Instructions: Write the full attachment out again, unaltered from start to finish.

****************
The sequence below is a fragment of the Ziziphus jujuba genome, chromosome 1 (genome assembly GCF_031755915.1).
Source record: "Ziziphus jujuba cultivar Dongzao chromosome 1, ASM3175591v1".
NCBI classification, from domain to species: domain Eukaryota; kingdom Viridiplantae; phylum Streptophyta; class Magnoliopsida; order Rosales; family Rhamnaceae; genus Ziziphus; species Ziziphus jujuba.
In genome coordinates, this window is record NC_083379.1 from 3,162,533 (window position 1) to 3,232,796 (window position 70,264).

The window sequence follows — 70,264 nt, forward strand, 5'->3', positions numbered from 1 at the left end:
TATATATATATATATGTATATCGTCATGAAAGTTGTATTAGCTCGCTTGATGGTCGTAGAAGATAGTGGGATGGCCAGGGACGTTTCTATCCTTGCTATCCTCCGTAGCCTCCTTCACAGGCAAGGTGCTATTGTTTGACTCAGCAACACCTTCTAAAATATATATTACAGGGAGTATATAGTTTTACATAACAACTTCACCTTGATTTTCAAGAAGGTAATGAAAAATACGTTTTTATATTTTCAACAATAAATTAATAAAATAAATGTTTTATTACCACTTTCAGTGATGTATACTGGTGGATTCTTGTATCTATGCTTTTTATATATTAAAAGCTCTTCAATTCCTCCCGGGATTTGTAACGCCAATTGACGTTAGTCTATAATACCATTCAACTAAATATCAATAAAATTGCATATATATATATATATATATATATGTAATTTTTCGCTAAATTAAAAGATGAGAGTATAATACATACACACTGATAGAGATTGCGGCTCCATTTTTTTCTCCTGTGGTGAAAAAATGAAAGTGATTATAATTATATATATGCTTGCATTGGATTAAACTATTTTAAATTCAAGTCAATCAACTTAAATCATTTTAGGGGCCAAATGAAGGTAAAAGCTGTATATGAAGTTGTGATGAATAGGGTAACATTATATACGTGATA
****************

The sequence below is a fragment of the Ziziphus jujuba genome, chromosome 1 (genome assembly GCF_031755915.1).
Source record: "Ziziphus jujuba cultivar Dongzao chromosome 1, ASM3175591v1".
NCBI classification, from domain to species: domain Eukaryota; kingdom Viridiplantae; phylum Streptophyta; class Magnoliopsida; order Rosales; family Rhamnaceae; genus Ziziphus; species Ziziphus jujuba.
In genome coordinates, this window is record NC_083379.1 from 3,162,533 (window position 1) to 3,232,796 (window position 70,264).

The window sequence follows — 70,264 nt, forward strand, 5'->3', positions numbered from 1 at the left end:
TATATATATATATATGTATATCGTCATGAAAGTTGTATTAGCTCGCTTGATGGTCGTAGAAGATAGTGGGATGGCCAGGGACGTTTCTATCCTTGCTATCCTCCGTAGCCTCCTTCACAGGCAAGGTGCTATTGTTTGACTCAGCAACACCTTCTAAAATATATATTACAGGGAGTATATAGTTTTACATAACAACTTCACCTTGATTTTCAAGAAGGTAATGAAAAATACGTTTTTATATTTTCAACAATAAATTAATAAAATAAATGTTTTATTACCACTTTCAGTGATGTATACTGGTGGATTCTTGTATCTATGCTTTTTATATATTAAAAGCTCTTCAATTCCTCCCGGGATTTGTAACGCCAATTGACGTTAGTCTATAATACCATTCAACTAAATATCAATAAAATTGCATATATATATATATATATATATATGTAATTTTTCGCTAAATTAAAAGATGAGAGTATAATACATACACACTGATAGAGATTGCGGCTCCATTTTTTTCTCCTGTGGTGAAAAAATGAAAGTGATTATAATTATATATATGCTTGCATTGGATTAAACTATTTTAAATTCAAGTCAATCAACTTAAATCATTTTAGGGGCCAAATGAAGGTAAAAGCTGTATATGAAGTTGTGATGAATAGGGTAACATTATATACGTGATA